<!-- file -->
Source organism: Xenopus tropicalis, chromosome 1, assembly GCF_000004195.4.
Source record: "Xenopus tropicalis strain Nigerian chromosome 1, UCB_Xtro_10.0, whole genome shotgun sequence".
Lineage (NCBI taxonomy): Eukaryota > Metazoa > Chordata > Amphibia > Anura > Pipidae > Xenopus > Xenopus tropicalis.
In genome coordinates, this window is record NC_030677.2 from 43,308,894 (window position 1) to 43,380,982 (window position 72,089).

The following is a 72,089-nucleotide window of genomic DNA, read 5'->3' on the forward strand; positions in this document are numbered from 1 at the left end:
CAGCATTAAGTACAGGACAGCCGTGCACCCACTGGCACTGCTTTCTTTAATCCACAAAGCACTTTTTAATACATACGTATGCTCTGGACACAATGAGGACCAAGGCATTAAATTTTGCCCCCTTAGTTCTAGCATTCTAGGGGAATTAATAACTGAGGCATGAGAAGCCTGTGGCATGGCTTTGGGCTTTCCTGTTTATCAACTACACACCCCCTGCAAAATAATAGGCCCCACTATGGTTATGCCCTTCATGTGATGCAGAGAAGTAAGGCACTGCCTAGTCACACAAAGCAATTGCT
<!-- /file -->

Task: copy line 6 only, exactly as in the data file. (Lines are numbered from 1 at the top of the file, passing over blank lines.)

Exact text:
CAGCATTAAGTACAGGACAGCCGTGCACCCACTGGCACTGCTTTCTTTAATCCACAAAGCACTTTTTAATACATACGTATGCTCTGGACACAATGAGGACCAAGGCATTAAATTTTGCCCCCTTAGTTCTAGCATTCTAGGGGAATTAATAACTGAGGCATGAGAAGCCTGTGGCATGGCTTTGGGCTTTCCTGTTTATCAACTACACACCCCCTGCAAAATAATAGGCCCCACTATGGTTATGCCCTTCATGTGATGCAGAGAAGTAAGGCACTGCCTAGTCACACAAAGCAATTGCT